Short-Timer

This is not your best life.

Photo by Taryn Elliott on Pexels.com

In the military, there is a term; short-timers attitude; it merely describes a soldier that is nearing the end of their tour with just weeks or months left before a transfer. One particular tour of mine that I felt the full effects of this label was while stationed on the United States Coast Guard Cutter Sweetbrier in Cordova, Alaska. Even the best of writers would be hard-pressed to romanticize my tour there, scrubbing barnacles off of buoys in the Bearing Sea 12 plus hours each day for a year. Yet, I will never forget what I heard over the ship’s intercom system that day, “Seaman McCracken, please report to the Yeoman’s office,” for the only reason that announcement would come was that the command had approved my transfer request to Radioman school. Leaving the Yeoman’s office with my orders in hand, I ran, literally ran, back to my bunk, drew the curtain, opened the envelope, and read-word for word-my orders. I was to report to Training Center Petaluma California for Radioman School in 30 days. Once word got around, I only had 30 days left; my shipmates labeled me Seaman McCracken the short-timer.

Still, that label didn’t mean anything to me until one event, and from that moment on, I got it. It came around 0300 (that’s 3 AM!) when I was jolted out of a dream by the ship’s general quarters alarm system, a shriek that resonated through the ship like a screaming banshee before a death. Not too far off as our ship had taken such a severe roll in a storm that the next announcement was “prepare to abandon ship.” I made my way up the ladder to the Muster Deck and past open lockers exploding their contents on the ground. By the time the ship’s crew were mustered on the deck with our life jackets and we unsecured all the small boats, the danger had passed, and the Captain dismissed us. On the way back to my rack, I remember vividly announcing to myself with a voice that purposefully carried to anyone listening, “I only have three more weeks of this!” and at that very moment, I realized I was a short-timer!

From that moment on, nothing bothered me like it used to; being woken up in the middle of the night to cover a shipmate’s bridge watch because he was sick, no problem-only three weeks to go, cleaning up someone else’s vomit in the paint room because I was the lowest ranking sailor on deck, no problem-only two weeks to go, boarding a Japanese vessel in the dark of night, rounding every corner wondering if it were my last, no problem-only one week to go, being dropped off by helicopter to an isolated island lighthouse for solar conversion, even though I am scared of heights, no problem-I am leaving for sunny California tomorrow! Then, it all came to a head when the Chief Boatswain’s Mate put me on the cleaning crew to remove the rust from the ship’s hull while in dry dock in Oregon with a needle gun the following week. No problem, “Hey Chief, not me; I am flying out to California tomorrow morning!” I was able to put up with almost anything knowing that my days were numbered and that I had a much better destination in my future. That is what being a short-timer is all about.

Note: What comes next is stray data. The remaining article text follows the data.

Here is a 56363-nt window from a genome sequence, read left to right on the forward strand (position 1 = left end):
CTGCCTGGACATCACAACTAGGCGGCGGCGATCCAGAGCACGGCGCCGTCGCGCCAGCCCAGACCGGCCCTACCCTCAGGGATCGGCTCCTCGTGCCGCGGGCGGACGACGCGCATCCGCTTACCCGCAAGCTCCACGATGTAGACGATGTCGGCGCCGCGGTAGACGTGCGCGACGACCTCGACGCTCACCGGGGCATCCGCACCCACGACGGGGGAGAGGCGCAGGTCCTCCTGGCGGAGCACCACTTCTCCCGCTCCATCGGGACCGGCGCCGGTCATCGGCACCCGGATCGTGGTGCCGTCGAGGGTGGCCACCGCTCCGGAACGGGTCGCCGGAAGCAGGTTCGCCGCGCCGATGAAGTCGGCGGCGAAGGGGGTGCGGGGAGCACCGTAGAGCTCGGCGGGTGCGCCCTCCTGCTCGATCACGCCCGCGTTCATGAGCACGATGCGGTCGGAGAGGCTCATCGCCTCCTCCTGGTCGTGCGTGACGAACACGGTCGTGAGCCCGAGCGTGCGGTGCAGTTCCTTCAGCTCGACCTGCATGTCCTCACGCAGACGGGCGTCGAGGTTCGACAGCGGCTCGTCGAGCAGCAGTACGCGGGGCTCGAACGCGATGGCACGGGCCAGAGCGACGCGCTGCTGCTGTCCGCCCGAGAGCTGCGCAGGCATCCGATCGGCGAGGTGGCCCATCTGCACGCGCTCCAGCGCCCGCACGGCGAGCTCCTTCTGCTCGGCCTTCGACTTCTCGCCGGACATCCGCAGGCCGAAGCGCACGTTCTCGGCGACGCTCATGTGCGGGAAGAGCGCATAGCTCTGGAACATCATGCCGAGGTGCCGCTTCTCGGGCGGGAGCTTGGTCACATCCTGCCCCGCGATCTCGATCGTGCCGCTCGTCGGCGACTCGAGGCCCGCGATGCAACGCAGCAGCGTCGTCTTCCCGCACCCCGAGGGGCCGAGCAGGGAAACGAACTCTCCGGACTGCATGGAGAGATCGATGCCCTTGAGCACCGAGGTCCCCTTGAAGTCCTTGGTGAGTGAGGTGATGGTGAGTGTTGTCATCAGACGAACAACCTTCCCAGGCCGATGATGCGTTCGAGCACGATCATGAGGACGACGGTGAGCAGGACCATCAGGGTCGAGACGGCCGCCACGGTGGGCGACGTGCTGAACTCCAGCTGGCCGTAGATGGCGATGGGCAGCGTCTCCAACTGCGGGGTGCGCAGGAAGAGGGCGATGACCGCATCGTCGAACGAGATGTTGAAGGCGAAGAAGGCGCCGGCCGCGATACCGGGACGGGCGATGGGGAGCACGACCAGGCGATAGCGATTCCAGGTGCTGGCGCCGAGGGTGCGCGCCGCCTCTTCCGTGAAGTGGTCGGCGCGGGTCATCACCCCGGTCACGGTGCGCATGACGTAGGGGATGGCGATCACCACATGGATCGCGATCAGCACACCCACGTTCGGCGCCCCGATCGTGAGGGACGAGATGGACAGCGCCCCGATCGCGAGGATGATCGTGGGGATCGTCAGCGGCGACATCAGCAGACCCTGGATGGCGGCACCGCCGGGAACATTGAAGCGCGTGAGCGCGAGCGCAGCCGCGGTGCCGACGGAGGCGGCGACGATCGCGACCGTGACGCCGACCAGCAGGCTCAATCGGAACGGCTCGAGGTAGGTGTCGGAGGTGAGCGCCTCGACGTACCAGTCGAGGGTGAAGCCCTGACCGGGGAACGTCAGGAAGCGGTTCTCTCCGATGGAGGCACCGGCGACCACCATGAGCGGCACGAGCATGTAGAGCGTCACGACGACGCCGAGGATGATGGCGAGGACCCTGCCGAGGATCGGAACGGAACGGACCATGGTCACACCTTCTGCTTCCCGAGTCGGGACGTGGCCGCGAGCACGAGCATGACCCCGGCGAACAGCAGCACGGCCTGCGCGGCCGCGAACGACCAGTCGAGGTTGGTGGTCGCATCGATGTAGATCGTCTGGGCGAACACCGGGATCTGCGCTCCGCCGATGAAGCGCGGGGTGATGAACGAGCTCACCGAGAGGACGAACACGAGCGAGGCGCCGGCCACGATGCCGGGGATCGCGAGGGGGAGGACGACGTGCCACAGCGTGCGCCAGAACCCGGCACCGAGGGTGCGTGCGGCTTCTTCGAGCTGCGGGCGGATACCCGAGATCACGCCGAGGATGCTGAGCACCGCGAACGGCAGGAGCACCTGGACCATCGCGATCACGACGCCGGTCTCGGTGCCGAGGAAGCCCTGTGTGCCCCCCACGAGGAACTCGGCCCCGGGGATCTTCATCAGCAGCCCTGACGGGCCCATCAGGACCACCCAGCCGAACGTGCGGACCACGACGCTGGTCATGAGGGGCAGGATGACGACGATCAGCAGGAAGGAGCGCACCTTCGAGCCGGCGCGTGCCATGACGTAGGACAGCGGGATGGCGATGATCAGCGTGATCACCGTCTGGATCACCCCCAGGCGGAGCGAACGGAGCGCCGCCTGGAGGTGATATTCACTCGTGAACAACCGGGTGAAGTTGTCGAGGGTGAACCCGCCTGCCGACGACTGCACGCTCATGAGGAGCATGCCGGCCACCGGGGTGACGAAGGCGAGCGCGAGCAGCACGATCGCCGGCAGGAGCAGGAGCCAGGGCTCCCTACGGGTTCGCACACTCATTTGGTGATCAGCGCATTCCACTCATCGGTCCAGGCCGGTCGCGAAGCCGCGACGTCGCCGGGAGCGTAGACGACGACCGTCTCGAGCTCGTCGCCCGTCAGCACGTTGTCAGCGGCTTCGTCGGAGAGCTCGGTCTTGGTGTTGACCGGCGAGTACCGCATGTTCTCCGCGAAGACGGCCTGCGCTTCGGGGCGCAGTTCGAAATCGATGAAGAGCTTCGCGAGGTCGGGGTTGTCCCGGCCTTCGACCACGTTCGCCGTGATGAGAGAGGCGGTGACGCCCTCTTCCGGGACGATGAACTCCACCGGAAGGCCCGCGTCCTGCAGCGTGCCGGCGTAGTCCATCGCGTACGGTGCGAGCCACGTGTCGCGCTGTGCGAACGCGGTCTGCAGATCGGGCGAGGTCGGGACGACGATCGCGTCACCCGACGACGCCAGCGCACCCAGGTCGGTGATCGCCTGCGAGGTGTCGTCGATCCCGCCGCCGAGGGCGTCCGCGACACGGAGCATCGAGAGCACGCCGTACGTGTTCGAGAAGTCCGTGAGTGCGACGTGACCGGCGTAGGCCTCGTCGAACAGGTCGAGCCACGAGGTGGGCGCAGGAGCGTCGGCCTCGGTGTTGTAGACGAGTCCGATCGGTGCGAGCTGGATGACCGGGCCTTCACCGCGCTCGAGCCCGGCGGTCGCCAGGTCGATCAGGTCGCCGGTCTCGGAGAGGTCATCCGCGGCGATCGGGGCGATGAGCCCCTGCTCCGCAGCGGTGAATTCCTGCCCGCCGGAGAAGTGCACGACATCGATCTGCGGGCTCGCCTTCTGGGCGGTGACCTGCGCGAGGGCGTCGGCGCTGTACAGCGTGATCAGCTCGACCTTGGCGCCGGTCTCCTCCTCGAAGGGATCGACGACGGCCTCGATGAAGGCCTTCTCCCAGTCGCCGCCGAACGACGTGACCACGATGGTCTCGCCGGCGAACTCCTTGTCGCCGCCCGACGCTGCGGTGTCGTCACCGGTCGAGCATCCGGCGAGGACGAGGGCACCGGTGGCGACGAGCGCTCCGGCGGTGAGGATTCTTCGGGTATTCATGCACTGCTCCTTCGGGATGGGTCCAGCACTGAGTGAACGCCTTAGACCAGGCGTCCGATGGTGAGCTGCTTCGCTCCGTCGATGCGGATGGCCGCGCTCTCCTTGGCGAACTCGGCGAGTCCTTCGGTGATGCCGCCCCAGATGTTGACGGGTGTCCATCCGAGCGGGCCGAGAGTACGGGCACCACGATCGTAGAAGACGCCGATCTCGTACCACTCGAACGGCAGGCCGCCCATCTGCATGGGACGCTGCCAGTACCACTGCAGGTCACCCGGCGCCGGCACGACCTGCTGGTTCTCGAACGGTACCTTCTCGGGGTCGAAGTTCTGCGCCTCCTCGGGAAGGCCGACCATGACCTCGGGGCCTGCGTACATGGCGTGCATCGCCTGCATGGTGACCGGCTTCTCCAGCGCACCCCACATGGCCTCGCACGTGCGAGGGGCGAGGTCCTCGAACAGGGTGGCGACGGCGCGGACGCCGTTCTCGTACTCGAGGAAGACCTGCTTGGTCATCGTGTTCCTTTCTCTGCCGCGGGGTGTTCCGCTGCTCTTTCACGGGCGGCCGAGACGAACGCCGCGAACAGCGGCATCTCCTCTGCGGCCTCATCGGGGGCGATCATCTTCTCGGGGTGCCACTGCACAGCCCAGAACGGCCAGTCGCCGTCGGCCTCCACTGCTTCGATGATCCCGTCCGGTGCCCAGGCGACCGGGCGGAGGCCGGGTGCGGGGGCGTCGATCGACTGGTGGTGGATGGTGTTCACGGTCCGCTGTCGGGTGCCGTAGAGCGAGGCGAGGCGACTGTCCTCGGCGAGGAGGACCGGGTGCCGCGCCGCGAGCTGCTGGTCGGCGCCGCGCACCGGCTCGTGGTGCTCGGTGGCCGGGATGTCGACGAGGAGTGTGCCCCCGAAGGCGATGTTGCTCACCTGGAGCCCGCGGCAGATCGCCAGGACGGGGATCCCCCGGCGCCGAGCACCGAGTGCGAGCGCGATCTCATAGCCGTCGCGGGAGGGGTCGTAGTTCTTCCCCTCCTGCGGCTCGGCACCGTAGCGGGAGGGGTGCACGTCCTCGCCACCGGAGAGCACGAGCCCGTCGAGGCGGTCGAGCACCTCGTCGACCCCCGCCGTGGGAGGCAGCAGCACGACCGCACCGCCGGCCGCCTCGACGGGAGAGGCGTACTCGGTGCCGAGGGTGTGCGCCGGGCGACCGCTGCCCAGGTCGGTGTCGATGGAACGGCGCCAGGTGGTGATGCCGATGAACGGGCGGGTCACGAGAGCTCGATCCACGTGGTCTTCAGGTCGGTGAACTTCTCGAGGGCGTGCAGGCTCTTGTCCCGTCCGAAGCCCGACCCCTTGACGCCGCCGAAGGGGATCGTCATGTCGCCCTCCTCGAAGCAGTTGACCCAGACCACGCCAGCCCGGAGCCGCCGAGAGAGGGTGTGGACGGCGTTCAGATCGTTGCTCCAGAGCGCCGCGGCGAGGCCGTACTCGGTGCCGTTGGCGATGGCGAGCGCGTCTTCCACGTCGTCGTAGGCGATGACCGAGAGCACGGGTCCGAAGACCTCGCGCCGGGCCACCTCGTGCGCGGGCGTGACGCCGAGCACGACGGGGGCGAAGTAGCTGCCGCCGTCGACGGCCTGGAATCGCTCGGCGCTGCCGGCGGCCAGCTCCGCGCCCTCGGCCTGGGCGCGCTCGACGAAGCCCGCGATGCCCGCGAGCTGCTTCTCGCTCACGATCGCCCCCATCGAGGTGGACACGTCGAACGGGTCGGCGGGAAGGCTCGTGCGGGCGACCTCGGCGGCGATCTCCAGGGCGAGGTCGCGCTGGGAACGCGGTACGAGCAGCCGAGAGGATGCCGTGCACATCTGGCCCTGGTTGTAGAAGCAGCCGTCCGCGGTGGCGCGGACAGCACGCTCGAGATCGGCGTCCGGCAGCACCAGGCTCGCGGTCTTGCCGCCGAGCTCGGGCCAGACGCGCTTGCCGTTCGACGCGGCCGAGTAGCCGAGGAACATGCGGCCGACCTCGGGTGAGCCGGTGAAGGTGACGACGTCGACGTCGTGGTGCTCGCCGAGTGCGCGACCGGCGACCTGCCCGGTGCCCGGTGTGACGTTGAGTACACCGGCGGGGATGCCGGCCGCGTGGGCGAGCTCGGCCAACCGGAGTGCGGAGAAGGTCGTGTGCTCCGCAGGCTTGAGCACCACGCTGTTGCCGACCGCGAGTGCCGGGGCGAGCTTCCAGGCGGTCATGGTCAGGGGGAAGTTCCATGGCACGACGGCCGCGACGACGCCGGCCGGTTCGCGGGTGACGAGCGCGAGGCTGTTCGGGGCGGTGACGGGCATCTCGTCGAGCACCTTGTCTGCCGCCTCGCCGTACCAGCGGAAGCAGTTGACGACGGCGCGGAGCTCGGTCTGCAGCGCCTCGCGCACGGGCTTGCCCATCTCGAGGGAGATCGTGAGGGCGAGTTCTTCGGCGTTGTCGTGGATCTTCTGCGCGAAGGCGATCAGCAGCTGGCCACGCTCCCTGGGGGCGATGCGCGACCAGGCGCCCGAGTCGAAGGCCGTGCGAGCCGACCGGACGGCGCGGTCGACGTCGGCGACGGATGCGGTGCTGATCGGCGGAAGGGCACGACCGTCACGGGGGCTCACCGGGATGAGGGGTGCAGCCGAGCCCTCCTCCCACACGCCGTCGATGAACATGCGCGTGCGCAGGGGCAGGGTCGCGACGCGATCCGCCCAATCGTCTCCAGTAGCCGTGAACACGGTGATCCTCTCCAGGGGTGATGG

Folks, I know this world is getting worse. Every morning we hear about how COVID cases are rising, of another political scandal, violent protests in our streets, racism, murders, sex-trafficking, and much more. We have to say goodbye to friends and family that have lost their fight with cancer, diabetes, and heart disease. Our bodies are marked with pain, our minds are filled with anxiety, doubt, and fear, and our spirits are troubled, causing our eyes to shed more tears than we ever anticipated. However, let me remind you, Christian, you are a short-timer. Your days on this earth are numbered by God (Hebrews 9:27) and are promised to be short-lived as a vapor (James 4:14). Christian, this is not your home; you are a stranger, a pilgrim, a tourist! Therefore, don’t let this world get you down, hinder your walk, impact your faith, or impede your purpose. And, not only are you closer to home each day, but you have received orders to a place even better than sunny California; you’re bound for Heaven! So today, as you navigate this sinful world, do so with confidence and joy, knowing you’re a short-timer with a heavenly destination.

Scripture: “Beloved, I urge you as sojourners and exiles to abstain from the passions of the flesh, which wage war against your soul. Keep your conduct among the Gentiles honorable, so that when they speak against you as evildoers, they may see your good deeds and glorify God on the day of visitation.” (I Peter 2:11-12, ESV)

Question: Am I getting discouraged over the things in this world because I have forgotten my true home?

Prayer: Father, my heart needs to be encouraged. This world is getting to me, I have lost my joy, and I am struggling with all that is going on. Please help me remember that this world is not my home, that this life is not as good as it gets. Father, I ask for you to give me the strength and faith to have a short-timer’s attitude so that I can be that patient and long-suffering giver of grace that this sinful world needs in times like these. Thank you for the gift of tomorrow, and may I live today in light of that very gift. In the name of Jesus Christ, I pray, amen.